How to Find a Translator on e-ditio
e-ditio is an online platform that helps authors find qualified editors, proofreaders or translators and vice versa. In this interview, Denise Sudau, the founder of e-ditio, will tell you how to use it to find a translator for your book.
Denise, what are the unique features of e-ditio versus other online platforms where people can hire professional freelancers?
Our algorithm finds the best suitable translator, copyeditor or proofreader based on the text. And we have a huge database of highly qualified and specialized language related professionals, so that the needs of every text can always be matched.
The initial offer is free and as an author you get a short expert opinion for your promotional purposes. Furthermore you will get a trustful and professional work atmosphere where the fee will only be remitted after your acceptance.
And what will help you advertise your book: In the end you will get a certificate which shows your readers and reviewers that this text is written and edited by professionals.
Can you walk us through the steps an author would need to take to find a translator on e-ditio?
- The author registers and specifies his/her project and uploads the text.
- The e-ditio algorithm finds the best matching freelancer based on the text.
- e-ditio will ask the best matching freelancers for an offer on basis of the text.
- e-ditio will contact the author with up to three offers and with information about the expertise of the freelancers.
- Author can choose the best offer and the work starts after (s)he remitted the agreed amount of money.
- e-ditio pays the freelancer after the text creator is satisfied with the final document.
What are the typical costs of translation or editing on e-ditio? Does the author pay e-ditio or the freelancer?
That’s an important question, Anja, but you know it depends strongly on the text. Genre, length, whether it’s already copyedited or proofread or the deadline are factors that matter. So the price varies: a book of 215 pages from English to German translated might cost between 900€ and 1400€. But at e-ditio the translators choose their own price.
Basically the author pays the freelancer and a small service fee to e-ditio for covering the process.
Should authors who have their books translated involve the help of both an editor and a proofreader or is one of them enough?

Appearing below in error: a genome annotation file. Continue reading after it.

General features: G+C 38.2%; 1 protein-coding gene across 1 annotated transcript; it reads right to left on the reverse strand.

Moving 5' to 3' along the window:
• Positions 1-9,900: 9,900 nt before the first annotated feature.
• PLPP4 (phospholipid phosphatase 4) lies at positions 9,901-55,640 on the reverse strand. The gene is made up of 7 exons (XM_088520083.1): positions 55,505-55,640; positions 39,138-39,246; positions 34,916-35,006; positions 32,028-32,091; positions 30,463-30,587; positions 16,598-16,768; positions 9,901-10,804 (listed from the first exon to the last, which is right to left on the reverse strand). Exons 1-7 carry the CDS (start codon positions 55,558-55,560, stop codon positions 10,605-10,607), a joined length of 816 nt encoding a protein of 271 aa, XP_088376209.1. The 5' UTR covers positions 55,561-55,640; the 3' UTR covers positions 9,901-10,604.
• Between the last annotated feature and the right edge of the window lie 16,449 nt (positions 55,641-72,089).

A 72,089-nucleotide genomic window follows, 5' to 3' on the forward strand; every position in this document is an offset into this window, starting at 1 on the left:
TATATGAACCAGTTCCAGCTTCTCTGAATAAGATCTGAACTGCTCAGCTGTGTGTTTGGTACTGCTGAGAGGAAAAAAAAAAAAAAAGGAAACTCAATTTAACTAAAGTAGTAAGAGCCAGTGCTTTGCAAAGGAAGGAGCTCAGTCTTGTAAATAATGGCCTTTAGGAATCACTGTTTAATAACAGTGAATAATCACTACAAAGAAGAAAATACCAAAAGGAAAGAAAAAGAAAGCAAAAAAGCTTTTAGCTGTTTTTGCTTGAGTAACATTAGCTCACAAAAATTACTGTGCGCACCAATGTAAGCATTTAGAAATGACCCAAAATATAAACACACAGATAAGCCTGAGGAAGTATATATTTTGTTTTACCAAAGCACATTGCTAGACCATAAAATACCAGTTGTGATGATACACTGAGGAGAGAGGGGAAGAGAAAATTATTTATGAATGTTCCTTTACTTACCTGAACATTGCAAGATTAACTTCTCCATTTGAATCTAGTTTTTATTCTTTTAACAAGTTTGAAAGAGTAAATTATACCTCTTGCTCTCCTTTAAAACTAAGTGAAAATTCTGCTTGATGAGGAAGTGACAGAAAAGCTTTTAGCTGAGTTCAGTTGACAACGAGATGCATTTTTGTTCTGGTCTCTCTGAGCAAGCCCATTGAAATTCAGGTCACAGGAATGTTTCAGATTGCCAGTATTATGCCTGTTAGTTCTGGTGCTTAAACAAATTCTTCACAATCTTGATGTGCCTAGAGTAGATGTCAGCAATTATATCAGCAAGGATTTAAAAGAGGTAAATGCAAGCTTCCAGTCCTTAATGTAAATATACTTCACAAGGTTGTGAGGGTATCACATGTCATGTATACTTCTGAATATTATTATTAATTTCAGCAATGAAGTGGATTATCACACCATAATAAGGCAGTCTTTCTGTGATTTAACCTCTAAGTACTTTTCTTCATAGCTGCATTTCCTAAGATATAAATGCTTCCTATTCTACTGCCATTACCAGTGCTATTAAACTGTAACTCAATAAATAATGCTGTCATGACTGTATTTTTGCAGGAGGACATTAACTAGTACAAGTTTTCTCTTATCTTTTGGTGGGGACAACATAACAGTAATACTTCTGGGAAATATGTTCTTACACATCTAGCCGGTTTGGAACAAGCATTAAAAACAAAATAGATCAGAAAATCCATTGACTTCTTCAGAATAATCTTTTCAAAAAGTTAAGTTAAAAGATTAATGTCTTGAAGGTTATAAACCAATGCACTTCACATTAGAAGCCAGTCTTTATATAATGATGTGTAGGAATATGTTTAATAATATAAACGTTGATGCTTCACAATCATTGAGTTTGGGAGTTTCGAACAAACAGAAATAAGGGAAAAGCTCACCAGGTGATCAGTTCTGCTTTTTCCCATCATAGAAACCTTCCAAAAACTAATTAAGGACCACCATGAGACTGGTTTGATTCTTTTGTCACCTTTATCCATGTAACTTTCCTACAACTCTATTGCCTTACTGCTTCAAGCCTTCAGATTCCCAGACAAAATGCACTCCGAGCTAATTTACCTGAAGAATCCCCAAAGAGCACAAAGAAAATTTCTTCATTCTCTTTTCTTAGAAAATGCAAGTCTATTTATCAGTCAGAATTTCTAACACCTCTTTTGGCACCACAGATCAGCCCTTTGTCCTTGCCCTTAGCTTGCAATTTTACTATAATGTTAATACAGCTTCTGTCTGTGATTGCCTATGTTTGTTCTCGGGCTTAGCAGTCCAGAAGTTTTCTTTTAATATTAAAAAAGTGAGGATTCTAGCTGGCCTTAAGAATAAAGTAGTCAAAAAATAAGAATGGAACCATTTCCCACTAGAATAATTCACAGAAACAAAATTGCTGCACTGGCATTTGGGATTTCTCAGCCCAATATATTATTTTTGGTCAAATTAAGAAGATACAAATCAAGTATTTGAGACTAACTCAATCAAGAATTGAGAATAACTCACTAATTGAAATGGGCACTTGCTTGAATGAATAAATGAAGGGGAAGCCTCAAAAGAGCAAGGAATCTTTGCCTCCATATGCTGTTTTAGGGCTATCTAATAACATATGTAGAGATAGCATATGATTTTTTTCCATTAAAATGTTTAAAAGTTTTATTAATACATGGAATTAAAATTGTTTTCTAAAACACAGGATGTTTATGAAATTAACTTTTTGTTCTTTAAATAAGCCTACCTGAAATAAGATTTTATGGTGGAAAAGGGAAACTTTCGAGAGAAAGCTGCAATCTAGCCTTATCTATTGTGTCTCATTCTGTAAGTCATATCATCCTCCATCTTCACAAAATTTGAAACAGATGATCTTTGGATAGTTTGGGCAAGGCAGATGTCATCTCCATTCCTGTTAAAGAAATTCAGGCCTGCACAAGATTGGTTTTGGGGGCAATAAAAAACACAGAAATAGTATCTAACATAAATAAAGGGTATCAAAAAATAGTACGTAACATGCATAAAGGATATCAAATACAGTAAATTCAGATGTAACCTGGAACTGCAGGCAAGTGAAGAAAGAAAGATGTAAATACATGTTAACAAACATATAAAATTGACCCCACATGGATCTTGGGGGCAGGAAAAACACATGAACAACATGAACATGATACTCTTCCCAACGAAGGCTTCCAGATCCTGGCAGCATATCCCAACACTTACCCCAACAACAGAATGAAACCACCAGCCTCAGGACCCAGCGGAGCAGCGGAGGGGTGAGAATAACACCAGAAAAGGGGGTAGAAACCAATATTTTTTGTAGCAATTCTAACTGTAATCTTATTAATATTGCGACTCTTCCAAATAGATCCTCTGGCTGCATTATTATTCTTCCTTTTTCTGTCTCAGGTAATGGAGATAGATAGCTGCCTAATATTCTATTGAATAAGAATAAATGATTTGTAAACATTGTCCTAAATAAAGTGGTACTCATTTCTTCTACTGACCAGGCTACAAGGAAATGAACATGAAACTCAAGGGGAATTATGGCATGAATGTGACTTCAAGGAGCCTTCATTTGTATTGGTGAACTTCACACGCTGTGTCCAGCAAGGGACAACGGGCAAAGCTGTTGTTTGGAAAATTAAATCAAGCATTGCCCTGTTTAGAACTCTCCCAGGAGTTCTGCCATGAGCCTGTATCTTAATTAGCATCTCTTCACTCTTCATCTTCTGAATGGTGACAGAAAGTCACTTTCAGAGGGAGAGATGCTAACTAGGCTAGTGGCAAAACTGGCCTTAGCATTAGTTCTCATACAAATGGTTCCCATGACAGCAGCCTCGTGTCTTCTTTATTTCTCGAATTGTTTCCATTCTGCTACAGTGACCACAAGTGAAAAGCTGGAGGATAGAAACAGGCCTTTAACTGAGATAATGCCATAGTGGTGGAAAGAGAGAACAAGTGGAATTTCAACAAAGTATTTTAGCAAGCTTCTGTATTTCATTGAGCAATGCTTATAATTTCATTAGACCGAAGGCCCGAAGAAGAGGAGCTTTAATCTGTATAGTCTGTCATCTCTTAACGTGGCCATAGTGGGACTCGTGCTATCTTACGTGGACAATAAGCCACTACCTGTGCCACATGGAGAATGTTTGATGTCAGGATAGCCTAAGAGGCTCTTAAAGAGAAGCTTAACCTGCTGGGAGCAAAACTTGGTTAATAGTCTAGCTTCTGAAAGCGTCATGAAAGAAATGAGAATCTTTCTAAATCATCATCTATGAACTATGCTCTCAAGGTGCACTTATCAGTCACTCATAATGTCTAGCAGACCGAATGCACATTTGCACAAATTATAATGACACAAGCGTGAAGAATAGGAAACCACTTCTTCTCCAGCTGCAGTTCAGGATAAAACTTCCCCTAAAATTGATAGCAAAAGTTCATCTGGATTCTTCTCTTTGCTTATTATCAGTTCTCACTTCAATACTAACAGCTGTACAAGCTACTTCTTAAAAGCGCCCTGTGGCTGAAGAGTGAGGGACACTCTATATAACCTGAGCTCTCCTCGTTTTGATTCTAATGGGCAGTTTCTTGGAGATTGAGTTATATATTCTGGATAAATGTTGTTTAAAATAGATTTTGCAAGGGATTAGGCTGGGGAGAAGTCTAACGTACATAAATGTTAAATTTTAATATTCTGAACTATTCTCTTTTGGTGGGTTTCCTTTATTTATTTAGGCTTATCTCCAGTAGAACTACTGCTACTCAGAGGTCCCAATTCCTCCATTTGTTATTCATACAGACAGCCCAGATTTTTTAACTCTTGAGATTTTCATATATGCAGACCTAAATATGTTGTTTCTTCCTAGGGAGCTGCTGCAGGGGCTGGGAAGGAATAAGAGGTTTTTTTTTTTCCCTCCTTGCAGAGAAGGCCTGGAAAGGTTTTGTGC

If there is any possibility to manage it: a proofreader is very, very helpful for the quality of your translated text. Keep in mind that the translator is close to the text like the author him/herself. He created a new version of the same text. So it is pretty necessary to proofread the text by a native proofreader. Involving a copyeditor is quite the perfect way to translate a book because (s)he can check and work with the translator during the translation process, increase pace and composition and avoid a difficult proofreading.
Once the book is done, can the author do with it as they please, i.e. does the copyright and other rights related to publishing stay completely with the author? Does e-ditio take any royalties from the completed works?
No, we are taking nothing from the royalties since there is no long term author contract. You can remain as the owner of your text. In case you have a German translator you will get a special passage in your contract which announces the translator as a co-creator and ensures that (s)he will get a little additional fee if your book is becoming a bestseller in the target language.
On your German site, you also offer text evaluations for writers. Could authors use this service to check the quality of a short sample translation – before they hire a translator?
They could but I think this is hard if you are not a native in the target language. On the other hand it’s not necessary: translators have to prove their qualifications before they will be approved by e-ditio. And if there is any issue regarding the translated text, we are at your side and will figure it out.
Any other suggestions you have for authors looking for good translations?
If you ask your friends and family about a translation everyone knows a story or someone to recommend. But good and experienced translators are very specialized. Even the less experienced translators are specialized but they struggle to gain a foothold into the translation market, so they have to accept nearly every offer. Of course you can contact your network; however, that’s very risky. You should have a personal connection to your translator because he/she will determine if your readers from another culture will like your work as an author and they should adapt your needs at the same time. But to hire a translator just because (s)he is a native in the target language is very often a bad idea and disappointing. And you will recognize this with the feedback of your readers. Nevertheless there are a couple of geniuses out there who are perfect without professional background – but it’s very hard to find them.